Event generated three shoplifting reports and complaints of panhandling but no major incidents

Back in the mid-1990s, when the Rainbow Family chose Ochoco National Forest for its national gathering, it caused its share of problems.

Not only was the community and forest flooded with thousands of people, some businesses reported shoplifting incidents while panhandling by others prompted complaints.

“The first time they were here, it was a major mess,” said Prineville Police Sergeant Joann Bauer.

This past week, when the Rainbow Family held its regional gathering on the forest, it caused few problems for law enforcement, businesses and forest personnel.

“We really haven’t had a lot of problems with them this time,” Bauer said.

She acknowledged that the police saw some panhandling complaints from local businesses as well as three reports of shoplifting, but nothing the department considered alarming.

Terry Harper, owner of Wagner’s IGA Market Fresh, gave a similar report, despite the fact that his store reported one of the shoplifting incidents.

“They were a small enough group where they just came in five or six people at a time,” he said.

Harper noted that his staff received some complaints because Rainbow Family members do not frequently bathe, but overall, the event had little adverse impact on his business. In fact, he said that the gathering was good for business.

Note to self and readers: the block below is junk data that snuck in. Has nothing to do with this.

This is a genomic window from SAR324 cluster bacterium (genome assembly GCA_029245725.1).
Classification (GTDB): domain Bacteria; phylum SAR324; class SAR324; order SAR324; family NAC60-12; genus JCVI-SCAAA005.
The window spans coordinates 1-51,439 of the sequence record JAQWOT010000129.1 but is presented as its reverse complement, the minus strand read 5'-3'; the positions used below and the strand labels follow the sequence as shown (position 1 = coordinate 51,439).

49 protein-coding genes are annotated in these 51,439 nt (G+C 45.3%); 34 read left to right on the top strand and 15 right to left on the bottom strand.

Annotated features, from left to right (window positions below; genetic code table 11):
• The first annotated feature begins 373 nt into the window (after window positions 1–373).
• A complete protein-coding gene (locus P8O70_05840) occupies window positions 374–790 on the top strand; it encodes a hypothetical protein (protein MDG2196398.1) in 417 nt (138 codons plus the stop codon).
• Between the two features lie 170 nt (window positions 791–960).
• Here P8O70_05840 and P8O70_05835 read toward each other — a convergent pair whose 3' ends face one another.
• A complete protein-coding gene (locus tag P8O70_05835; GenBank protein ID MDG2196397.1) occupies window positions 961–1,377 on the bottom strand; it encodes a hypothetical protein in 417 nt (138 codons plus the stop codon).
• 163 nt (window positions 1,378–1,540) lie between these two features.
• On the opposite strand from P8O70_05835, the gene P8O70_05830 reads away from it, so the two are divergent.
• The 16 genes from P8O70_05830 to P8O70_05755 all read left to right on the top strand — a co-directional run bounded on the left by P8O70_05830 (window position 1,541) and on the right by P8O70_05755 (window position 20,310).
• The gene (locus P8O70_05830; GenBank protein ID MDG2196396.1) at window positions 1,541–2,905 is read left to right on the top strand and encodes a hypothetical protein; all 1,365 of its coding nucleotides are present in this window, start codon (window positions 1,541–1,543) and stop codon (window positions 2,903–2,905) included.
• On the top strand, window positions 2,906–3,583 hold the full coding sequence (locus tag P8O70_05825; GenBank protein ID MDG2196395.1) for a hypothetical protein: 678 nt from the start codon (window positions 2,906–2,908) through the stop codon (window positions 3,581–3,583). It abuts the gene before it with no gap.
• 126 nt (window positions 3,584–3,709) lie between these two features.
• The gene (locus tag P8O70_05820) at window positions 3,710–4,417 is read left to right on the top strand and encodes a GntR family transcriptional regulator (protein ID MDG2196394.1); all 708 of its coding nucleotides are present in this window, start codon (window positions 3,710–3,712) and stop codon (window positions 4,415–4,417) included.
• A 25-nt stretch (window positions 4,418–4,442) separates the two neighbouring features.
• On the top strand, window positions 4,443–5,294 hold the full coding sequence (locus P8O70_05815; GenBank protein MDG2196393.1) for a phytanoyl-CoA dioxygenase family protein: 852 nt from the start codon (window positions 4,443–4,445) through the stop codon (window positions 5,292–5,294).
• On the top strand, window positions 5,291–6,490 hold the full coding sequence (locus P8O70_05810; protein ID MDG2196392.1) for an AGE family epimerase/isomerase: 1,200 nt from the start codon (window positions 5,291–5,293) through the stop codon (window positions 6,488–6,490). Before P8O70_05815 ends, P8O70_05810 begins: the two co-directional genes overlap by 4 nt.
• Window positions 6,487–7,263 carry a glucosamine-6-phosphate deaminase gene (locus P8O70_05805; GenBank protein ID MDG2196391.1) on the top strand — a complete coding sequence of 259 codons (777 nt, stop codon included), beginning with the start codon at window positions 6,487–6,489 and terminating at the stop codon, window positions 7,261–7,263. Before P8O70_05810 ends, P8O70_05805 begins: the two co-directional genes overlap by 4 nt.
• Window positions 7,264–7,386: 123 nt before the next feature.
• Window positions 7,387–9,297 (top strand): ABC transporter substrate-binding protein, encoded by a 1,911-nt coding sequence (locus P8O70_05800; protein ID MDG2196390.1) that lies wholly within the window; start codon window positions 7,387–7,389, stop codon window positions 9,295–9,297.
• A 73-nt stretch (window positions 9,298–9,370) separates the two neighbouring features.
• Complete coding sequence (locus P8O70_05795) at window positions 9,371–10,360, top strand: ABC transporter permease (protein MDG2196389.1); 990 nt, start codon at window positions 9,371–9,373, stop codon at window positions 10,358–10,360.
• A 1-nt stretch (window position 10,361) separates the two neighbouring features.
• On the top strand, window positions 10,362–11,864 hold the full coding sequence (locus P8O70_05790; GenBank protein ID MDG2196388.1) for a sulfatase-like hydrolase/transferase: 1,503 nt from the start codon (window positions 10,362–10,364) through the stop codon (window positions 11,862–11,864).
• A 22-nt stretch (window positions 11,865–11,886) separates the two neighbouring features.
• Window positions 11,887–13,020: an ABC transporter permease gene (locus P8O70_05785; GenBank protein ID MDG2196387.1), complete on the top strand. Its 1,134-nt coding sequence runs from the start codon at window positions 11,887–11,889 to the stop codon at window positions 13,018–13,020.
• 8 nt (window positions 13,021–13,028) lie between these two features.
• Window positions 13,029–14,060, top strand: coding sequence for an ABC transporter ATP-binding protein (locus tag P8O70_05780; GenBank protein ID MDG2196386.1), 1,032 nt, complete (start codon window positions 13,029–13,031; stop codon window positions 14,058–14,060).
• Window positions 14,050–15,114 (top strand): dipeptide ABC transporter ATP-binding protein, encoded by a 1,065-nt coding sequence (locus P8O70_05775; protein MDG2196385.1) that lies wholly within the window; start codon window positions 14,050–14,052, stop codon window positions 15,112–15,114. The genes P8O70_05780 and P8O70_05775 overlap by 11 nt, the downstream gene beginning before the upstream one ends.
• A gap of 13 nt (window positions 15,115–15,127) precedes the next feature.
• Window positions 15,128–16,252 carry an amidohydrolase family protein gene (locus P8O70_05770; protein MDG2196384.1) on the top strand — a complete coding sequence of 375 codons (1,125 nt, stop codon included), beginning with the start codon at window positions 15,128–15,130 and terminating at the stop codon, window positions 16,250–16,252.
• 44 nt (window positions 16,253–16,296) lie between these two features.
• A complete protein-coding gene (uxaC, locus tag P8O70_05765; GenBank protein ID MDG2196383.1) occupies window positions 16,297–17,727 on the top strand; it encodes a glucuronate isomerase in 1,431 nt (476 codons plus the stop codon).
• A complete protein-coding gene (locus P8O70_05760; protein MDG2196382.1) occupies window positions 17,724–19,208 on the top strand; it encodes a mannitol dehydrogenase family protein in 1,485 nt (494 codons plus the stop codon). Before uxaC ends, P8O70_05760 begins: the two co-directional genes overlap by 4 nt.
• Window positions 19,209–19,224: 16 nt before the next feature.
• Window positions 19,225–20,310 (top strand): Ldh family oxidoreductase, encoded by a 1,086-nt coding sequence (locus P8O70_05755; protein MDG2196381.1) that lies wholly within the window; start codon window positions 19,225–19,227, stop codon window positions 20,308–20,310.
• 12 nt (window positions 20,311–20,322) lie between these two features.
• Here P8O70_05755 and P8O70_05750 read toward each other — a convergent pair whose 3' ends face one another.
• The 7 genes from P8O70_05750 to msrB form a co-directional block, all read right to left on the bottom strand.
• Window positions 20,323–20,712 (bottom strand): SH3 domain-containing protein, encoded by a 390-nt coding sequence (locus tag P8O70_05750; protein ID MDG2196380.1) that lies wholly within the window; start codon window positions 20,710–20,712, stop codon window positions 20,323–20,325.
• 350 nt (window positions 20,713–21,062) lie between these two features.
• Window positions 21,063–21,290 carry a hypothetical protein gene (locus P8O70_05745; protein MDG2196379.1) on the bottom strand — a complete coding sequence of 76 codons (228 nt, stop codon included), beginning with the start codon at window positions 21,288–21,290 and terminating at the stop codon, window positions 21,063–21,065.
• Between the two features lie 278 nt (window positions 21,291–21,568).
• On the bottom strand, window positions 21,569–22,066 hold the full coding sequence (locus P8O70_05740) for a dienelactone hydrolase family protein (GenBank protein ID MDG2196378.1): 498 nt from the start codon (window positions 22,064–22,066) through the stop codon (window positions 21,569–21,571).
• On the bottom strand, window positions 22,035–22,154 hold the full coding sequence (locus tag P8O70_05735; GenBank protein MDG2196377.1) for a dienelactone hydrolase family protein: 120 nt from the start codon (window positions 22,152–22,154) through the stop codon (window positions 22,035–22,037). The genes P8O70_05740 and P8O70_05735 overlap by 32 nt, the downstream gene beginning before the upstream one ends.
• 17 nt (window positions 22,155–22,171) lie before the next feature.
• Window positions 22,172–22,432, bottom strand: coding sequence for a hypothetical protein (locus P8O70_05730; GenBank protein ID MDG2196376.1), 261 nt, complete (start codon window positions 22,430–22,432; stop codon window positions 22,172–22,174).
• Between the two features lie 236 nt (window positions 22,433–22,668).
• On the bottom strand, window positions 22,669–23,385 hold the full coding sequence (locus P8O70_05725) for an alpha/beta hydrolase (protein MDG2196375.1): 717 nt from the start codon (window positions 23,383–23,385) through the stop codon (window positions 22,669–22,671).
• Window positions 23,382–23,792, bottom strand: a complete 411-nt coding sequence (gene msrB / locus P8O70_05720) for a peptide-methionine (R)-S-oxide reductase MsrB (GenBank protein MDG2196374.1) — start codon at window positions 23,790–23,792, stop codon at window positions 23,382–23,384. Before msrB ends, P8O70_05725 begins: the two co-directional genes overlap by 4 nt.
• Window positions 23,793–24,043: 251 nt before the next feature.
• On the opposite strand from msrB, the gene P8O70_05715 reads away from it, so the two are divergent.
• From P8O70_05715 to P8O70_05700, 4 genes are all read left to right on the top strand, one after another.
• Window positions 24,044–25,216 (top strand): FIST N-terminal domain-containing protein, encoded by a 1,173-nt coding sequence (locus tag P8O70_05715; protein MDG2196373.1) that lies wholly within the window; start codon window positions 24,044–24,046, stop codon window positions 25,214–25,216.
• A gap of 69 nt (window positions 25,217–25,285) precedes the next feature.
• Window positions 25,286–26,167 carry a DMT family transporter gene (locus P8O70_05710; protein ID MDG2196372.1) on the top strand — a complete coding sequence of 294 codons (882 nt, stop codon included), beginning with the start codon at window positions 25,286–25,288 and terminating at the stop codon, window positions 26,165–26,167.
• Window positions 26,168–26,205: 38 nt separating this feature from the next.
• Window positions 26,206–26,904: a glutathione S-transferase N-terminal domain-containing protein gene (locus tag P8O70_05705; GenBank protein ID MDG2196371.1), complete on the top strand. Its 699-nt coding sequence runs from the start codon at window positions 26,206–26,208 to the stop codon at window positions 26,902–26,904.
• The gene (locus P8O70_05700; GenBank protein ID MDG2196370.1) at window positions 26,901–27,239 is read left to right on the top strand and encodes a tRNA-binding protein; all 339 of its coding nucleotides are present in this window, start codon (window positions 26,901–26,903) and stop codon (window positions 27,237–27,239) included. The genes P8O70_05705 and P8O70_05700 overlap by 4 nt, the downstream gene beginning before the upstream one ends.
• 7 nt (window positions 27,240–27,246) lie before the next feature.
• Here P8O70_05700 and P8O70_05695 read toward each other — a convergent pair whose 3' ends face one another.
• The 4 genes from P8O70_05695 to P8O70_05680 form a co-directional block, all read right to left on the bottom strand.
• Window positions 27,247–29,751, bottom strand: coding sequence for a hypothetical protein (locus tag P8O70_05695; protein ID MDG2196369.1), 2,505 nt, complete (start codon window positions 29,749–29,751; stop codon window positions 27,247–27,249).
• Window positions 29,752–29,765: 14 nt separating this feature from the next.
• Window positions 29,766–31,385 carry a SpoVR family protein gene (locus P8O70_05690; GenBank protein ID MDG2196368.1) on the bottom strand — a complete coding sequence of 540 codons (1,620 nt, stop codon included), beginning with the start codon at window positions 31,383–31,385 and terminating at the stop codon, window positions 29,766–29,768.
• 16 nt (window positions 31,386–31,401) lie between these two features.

“They are different, but they did buy a lot of groceries from me, too," said Harper.

Crook County Sheriff Jim Hensley also seemingly came to the defense of the Rainbow Family after his department experienced no events during the recent gathering. Upon hearing about the city police reports of shoplifting and panhandling, he noted that any large group, regardless of who they represent, may increase criminal activity. Consequently, he doesn’t feel that the incidents should be attributed to the Rainbow Family itself.

“You can have bad apples in any group,” he said. “You can’t judge them all by one.”

Like the police department and sheriff’s office, Ochoco law enforcement encountered no major incidents during the gathering.

“We did a daily patrol through their camp just to talk to them about things like trash, fire safety, and keeping the roads clear of vehicles,” said Ochoco public affairs specialist Patrick Lair.

He said that forest personnel counted approximately 300 people during the gathering, but added that it was hard to determine the attendance as it fluctuated from day to day.

“They worked with our employees on an operating plan to protect the resources and prevent damage,” Lair continued. “It was pretty smooth.”

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